21: Social Butterflies

Taylor insisted on coming with when Dori went to meet Nikki.  There was no way she was going to leave the girl at Aunt Andrea’s house all day, so it made sense to bring her with, but then it turned out that the restaurant Nikki wanted to meet at was on the way to Taylor’s school, where she had to go anyhow, and it made no sense to drive all the way out there and then come back into town, she might as well go see Nikki and then maybe the three of them would go and drop Taylor off and then do lunch of whatever.  Taylor was surprisingly persuasive on this point, and Dori didn’t have a reason to say no, so she took her with.

It had been over two years since Dori had seen Nikki, but she recognized her at first sight anyway.  That wasn’t weird.  She was pretty good at remembering faces.  Besides, Nikki was only five feet tall and favored black clothes that made her stick out like a sore thumb, unless they were at a place where other goths congregated.  What was weird was that she recognized the woman who was with Nikki, too.  It was the bald Asian woman who’d been at Pandora’s a few days before. 

The chick recognized her, too.  Her eyes narrowed in confused recognition.

“Pandora’s Pizza,” Dori said, introducing herself.  She wasn’t sure if she should hug Nikki or what.  She wanted to, but Nikki was weird about touching, or had been, and who knew what had changed in the years since she’d seen her.  Couldn’t have been too much, though; the little goth-girl looked basically the same.  Dori wondered if she looked the same to Nikki too.

“It’s good to see you,” Nikki said.  Her eyes were full of happy tears.  “This is my friend Liz.”  The mystery Asian woman nodded, smiling now.

“Small world,” Liz said.

“No shit.”

“What happened to your face?” Nikki asked.

Shit, was that still visible?  “A dog bit my head.  Long story.  Anyway, um, this is Taylor.  I have to take her back to school, before we go to lunch or whatever, if that’s okay.”  Nikki frowned at Dori.  “It’s a long story, too, okay?”

Nikki angled her head with a small smile.  “‘Kay.”

Finding herself stuck between Dori, whom she thought she had a crush on, and Nikki, whose black clothes and silver symbol jewelry were sure to freak out the conservative Christian in her, Taylor had gone completely mousy.  The tall, skinheaded Asian girl with the combat boots didn’t help either.  Taylor had been telling Dori a lot that morning about how she wanted to go to one of “your clubs,” by which she apparently meant lesbian bars.  Dori didn’t even know if any existed in the metro Detroit area any more, but she was certain that Taylor would have a panic attack if she were actually turned loose in one.  At least she wouldn’t complain about being taken straight to school now.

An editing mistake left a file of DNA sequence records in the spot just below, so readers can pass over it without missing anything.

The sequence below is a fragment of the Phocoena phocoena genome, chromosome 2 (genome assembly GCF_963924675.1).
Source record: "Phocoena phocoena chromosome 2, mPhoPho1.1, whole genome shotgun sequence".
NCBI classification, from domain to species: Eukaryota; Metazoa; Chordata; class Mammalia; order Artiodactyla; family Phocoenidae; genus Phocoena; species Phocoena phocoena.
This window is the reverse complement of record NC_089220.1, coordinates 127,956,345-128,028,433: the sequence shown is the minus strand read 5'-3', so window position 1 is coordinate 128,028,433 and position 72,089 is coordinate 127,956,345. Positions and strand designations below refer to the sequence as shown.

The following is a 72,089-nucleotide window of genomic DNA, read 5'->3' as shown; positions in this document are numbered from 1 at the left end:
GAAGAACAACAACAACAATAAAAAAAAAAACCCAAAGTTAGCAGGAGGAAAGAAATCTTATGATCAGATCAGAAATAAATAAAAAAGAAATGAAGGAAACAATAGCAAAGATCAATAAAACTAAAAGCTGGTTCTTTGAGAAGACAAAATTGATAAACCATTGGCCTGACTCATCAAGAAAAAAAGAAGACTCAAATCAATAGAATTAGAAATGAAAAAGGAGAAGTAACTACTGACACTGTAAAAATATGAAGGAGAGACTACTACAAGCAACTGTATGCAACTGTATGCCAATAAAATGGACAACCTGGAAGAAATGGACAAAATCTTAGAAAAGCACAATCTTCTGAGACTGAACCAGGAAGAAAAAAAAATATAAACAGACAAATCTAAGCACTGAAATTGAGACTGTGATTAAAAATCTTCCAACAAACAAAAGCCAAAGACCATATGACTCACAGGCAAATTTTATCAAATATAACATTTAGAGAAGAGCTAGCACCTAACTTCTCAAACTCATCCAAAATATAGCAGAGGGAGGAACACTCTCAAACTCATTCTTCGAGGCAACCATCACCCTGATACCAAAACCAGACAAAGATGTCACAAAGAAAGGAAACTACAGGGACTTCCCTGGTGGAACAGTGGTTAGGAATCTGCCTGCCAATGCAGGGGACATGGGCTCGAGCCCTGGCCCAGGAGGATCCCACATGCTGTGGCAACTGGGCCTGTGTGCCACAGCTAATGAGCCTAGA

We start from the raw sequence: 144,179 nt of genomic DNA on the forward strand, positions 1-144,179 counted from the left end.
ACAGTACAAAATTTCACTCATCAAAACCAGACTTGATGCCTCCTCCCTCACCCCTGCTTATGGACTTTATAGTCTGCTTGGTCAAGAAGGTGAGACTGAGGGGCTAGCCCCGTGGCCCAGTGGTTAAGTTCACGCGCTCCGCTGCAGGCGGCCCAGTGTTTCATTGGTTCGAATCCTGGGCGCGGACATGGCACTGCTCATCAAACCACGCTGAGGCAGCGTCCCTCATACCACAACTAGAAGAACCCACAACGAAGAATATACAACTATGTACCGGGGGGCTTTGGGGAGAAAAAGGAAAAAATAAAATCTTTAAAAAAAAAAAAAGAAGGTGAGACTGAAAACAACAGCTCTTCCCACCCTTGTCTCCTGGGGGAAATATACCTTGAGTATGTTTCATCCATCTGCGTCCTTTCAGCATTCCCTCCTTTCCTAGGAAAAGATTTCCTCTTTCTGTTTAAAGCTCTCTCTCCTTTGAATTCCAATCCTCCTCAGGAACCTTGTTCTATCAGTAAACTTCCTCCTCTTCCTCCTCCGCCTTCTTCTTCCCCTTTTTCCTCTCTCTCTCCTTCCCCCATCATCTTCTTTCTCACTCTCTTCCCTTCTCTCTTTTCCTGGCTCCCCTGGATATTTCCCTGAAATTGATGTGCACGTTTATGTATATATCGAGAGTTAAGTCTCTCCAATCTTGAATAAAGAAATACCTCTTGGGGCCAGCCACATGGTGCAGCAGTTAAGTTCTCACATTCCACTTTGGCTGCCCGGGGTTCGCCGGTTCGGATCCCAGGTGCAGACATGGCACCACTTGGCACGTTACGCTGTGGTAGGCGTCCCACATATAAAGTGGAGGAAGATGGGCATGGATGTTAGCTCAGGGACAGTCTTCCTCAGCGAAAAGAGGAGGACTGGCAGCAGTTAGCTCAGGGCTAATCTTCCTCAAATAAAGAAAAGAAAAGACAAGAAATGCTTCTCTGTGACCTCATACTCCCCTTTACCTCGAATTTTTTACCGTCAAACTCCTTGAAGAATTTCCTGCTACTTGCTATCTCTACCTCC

Once back in the car, with Nikki and Liz following, Taylor came out of her shell slightly.  “So these are old friends of yours?”

“Nikki is.”  She saw no reason to explain to Taylore how she sort-of knew Liz.

“Where did you know Nikki from?”  The tone of Taylor’s voice carried her real meaning clearly.

Dori just smiled at the idea.  “We were just friends.”  Nikki hadn’t even known what bisexual meant when they had first met.  And upon finding out, she’d been quite scandalized.  “If I ever tried to kiss her, I doubt I’d ever see her again,” Dori said, still grinning.

“Do you want to?”

“Not really,” she said with a shrug.  “She’s not my type.”  It would be convenient if Taylor was too freaked out to hang around any more, actually.  Dori went for the too-much-information angle.  “Every chick I’ve gone out with except one has been sort of, I don’t know, puffy.  Big hips, big tits, soft belly, you know.  I go for the earth-mother types.  Body types, anyway.”

Taylor opened her mouth as if she were going to say something, but didn’t.  An Alice In Chains song was on WHMH, and Dori turned it up as far as the Oldsmobile’s scratchy, 1970s-era speakers would tolerate.

For the rest of the drive, Taylor sulked.  Whether it was because Dori had excluded her willowy body type from her description of what turned her on, or because she didn’t want to go to school, or because she was actually (finally!) weirded out by Dori’s “deviant” lifestyle, she wasn’t sure.  It could have been any of ten other issues, too.  Dori decided she wasn’t going to worry about it.